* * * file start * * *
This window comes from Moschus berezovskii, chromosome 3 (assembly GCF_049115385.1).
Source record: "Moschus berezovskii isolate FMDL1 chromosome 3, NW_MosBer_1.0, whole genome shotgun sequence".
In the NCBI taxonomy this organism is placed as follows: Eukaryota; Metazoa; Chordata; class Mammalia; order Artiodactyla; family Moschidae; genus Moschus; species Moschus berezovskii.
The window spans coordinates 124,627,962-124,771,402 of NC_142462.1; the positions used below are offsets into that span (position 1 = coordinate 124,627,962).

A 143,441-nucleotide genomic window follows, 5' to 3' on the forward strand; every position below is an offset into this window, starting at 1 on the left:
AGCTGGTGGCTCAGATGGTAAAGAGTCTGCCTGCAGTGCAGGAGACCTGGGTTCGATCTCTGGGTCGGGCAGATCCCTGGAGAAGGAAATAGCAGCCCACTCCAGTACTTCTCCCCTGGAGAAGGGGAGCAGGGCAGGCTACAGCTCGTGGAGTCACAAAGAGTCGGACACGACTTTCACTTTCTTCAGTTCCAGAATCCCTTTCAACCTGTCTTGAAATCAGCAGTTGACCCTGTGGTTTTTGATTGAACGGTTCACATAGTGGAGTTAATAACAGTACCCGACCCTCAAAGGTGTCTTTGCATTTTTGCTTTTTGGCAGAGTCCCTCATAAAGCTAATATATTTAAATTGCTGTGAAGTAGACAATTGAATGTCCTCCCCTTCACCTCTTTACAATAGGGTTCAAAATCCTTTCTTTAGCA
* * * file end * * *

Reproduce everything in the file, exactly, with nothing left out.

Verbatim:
This window comes from Moschus berezovskii, chromosome 3 (assembly GCF_049115385.1).
Source record: "Moschus berezovskii isolate FMDL1 chromosome 3, NW_MosBer_1.0, whole genome shotgun sequence".
In the NCBI taxonomy this organism is placed as follows: Eukaryota; Metazoa; Chordata; class Mammalia; order Artiodactyla; family Moschidae; genus Moschus; species Moschus berezovskii.
The window spans coordinates 124,627,962-124,771,402 of NC_142462.1; the positions used below are offsets into that span (position 1 = coordinate 124,627,962).

A 143,441-nucleotide genomic window follows, 5' to 3' on the forward strand; every position below is an offset into this window, starting at 1 on the left:
AGCTGGTGGCTCAGATGGTAAAGAGTCTGCCTGCAGTGCAGGAGACCTGGGTTCGATCTCTGGGTCGGGCAGATCCCTGGAGAAGGAAATAGCAGCCCACTCCAGTACTTCTCCCCTGGAGAAGGGGAGCAGGGCAGGCTACAGCTCGTGGAGTCACAAAGAGTCGGACACGACTTTCACTTTCTTCAGTTCCAGAATCCCTTTCAACCTGTCTTGAAATCAGCAGTTGACCCTGTGGTTTTTGATTGAACGGTTCACATAGTGGAGTTAATAACAGTACCCGACCCTCAAAGGTGTCTTTGCATTTTTGCTTTTTGGCAGAGTCCCTCATAAAGCTAATATATTTAAATTGCTGTGAAGTAGACAATTGAATGTCCTCCCCTTCACCTCTTTACAATAGGGTTCAAAATCCTTTCTTTAGCA